'16 PF Derek Funderburk Likes U-M's System

An injury plagued sophomore season hasn't slowed down the recruitment of 2016 Lakewood (Ohio) St. Edward power forward Derek Funderburk. Funderburk details his recovery process, talks relationship with Michigan, visit plans, and more.

CLEVELAND -- For 2016 Lakewood (Ohio) St. Edward power forward Derek Funderburk, his sophomore season has been anything but what he hoped for.

Sidelined and hobbled on crutches for much of the season with a broken bone in his foot, Funderburk has been relegated to the bench with roughly six more weeks still to go in his rehab and recovery.

“It’s pretty difficult on the bench cause when coach is subbing people in I forget thinking I’m about to go in,” Funderburk said. “I got that injury but how it happened was I was in baseline help side and slid over and landed on my point guards’ foot the wrong way and it fractured. I knew it immediately.”

In an effort to get back to the court as soon as possible, Funderburk has utilized some new technology that appears to be speeding up the process.

“I did this new thing called plasma therapy and it cut down my healing time by like two weeks,” he said. “It hurt for like the first few minutes but from there I was good; I don’t really feel it anymore at all.”

Standing 6-foot-9 and 205-pounds, Funderburk fancies himself as a jack-of-all-trades stretch forward that can play out on the perimeter or bang with the big boys down low, making him a very intriguing prospect for college coaches.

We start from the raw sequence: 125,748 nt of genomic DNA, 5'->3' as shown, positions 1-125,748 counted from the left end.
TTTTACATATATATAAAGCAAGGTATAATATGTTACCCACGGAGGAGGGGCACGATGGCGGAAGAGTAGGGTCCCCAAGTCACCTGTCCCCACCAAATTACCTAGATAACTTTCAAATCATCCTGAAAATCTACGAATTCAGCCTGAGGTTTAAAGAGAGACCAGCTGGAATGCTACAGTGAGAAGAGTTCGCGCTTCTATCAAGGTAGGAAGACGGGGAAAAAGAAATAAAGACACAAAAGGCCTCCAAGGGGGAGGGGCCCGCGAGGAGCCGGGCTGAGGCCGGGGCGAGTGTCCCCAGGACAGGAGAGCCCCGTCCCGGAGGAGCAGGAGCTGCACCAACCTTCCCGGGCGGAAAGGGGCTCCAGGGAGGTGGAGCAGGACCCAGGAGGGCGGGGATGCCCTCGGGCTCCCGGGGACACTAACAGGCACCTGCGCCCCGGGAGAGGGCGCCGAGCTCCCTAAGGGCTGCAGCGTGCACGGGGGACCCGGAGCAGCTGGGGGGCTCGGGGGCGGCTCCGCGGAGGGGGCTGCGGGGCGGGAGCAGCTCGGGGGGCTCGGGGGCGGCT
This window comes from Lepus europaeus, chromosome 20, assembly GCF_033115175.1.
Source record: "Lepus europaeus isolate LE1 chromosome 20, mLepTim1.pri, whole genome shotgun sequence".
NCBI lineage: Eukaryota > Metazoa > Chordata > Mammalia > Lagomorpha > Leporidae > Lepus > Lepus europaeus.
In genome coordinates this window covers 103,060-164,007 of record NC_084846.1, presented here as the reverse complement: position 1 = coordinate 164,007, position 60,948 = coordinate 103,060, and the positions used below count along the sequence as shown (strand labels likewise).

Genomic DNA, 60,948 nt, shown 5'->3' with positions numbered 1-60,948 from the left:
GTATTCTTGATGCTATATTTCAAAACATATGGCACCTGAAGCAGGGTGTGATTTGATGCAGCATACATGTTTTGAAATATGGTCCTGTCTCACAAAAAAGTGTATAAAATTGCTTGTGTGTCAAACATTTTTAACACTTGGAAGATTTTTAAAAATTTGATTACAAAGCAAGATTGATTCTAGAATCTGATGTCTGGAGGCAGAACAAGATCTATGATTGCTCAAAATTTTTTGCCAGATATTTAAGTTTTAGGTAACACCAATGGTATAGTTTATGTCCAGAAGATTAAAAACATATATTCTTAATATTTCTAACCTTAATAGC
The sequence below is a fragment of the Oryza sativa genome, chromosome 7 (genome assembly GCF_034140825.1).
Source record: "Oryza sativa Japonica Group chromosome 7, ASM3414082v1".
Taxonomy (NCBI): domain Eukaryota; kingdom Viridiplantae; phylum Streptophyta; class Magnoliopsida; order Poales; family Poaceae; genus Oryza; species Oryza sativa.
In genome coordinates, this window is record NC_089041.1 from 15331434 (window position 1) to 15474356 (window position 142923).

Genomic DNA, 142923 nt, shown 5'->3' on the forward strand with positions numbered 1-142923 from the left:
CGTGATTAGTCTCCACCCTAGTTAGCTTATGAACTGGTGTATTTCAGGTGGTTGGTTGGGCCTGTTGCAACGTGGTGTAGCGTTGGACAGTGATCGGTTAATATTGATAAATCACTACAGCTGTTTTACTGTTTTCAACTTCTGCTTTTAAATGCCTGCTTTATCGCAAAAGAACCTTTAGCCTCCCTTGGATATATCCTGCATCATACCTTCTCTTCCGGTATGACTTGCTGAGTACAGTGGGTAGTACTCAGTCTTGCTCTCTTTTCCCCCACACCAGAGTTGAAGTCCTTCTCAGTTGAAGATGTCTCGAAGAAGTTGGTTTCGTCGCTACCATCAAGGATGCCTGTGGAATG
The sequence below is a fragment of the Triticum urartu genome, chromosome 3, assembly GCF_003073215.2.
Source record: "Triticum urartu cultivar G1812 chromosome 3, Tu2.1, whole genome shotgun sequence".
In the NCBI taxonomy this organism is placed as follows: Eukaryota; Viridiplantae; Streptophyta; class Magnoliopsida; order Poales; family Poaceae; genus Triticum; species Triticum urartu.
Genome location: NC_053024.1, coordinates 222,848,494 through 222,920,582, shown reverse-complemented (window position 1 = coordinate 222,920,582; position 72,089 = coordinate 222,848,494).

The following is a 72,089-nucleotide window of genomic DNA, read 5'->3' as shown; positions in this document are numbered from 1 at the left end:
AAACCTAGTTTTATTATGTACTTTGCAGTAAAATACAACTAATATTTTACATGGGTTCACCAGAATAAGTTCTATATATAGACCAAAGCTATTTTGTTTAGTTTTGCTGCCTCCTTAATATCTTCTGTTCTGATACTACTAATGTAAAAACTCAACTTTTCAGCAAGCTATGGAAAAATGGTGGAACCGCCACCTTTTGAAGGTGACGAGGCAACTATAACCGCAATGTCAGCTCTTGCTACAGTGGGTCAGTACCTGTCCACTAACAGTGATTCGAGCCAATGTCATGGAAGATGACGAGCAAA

“The scary thing is I really don’t have a set position,” Funderburk said. “I can play every position besides the one but other than that I try to do everything I can, run the floor, shoot the ball, attack the basket, just do everything.”

Despite not being out the floor this season, recruiting has been constant for Funderburk, recently picking up offers from Ohio State and Penn State.

“Earlier in the season I picked up an offer from Iowa,” he said. “I’m hearing from Wichita State, Michigan, Michigan State and a couple other Big Ten schools.”

Michigan and John Beilein standout to Funderburk based on the varied roles he’d be able to fill on both ends of the floor.

“I know they actually use their big men well,” Funderburk said. “They recruit a lot of big men that are long and have a big wingspan.

“And they get up and down the floor which is what I can do.”

With his first priority still focused on getting back to 100-percent, Funderburk is planning to get up to Ann Arbor to check out the Wolverines this spring.

“During AAU season when I have free time I’ll get out there,” he said. “I’ll set them up.”


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